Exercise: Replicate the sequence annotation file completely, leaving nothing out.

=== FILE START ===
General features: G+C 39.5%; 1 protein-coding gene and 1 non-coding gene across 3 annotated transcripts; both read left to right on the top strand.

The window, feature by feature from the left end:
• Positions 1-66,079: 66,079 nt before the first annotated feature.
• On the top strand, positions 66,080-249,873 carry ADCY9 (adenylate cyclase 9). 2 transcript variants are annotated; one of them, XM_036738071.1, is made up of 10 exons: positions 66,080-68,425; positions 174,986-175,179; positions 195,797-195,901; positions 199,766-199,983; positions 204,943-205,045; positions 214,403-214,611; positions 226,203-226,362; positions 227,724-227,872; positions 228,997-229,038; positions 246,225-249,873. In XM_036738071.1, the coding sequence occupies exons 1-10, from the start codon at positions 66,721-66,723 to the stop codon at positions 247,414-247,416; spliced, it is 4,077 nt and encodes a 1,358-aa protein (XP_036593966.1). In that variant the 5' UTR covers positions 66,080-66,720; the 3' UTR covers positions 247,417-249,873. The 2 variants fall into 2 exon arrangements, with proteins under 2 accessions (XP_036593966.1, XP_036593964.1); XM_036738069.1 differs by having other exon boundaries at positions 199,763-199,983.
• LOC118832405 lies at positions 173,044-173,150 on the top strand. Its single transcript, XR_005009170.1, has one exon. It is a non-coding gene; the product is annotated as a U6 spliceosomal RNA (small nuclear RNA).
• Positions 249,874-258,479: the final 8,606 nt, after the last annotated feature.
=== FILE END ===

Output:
General features: G+C 39.5%; 1 protein-coding gene and 1 non-coding gene across 3 annotated transcripts; both read left to right on the top strand.

The window, feature by feature from the left end:
• Positions 1-66,079: 66,079 nt before the first annotated feature.
• On the top strand, positions 66,080-249,873 carry ADCY9 (adenylate cyclase 9). 2 transcript variants are annotated; one of them, XM_036738071.1, is made up of 10 exons: positions 66,080-68,425; positions 174,986-175,179; positions 195,797-195,901; positions 199,766-199,983; positions 204,943-205,045; positions 214,403-214,611; positions 226,203-226,362; positions 227,724-227,872; positions 228,997-229,038; positions 246,225-249,873. In XM_036738071.1, the coding sequence occupies exons 1-10, from the start codon at positions 66,721-66,723 to the stop codon at positions 247,414-247,416; spliced, it is 4,077 nt and encodes a 1,358-aa protein (XP_036593966.1). In that variant the 5' UTR covers positions 66,080-66,720; the 3' UTR covers positions 247,417-249,873. The 2 variants fall into 2 exon arrangements, with proteins under 2 accessions (XP_036593966.1, XP_036593964.1); XM_036738069.1 differs by having other exon boundaries at positions 199,763-199,983.
• LOC118832405 lies at positions 173,044-173,150 on the top strand. Its single transcript, XR_005009170.1, has one exon. It is a non-coding gene; the product is annotated as a U6 spliceosomal RNA (small nuclear RNA).
• Positions 249,874-258,479: the final 8,606 nt, after the last annotated feature.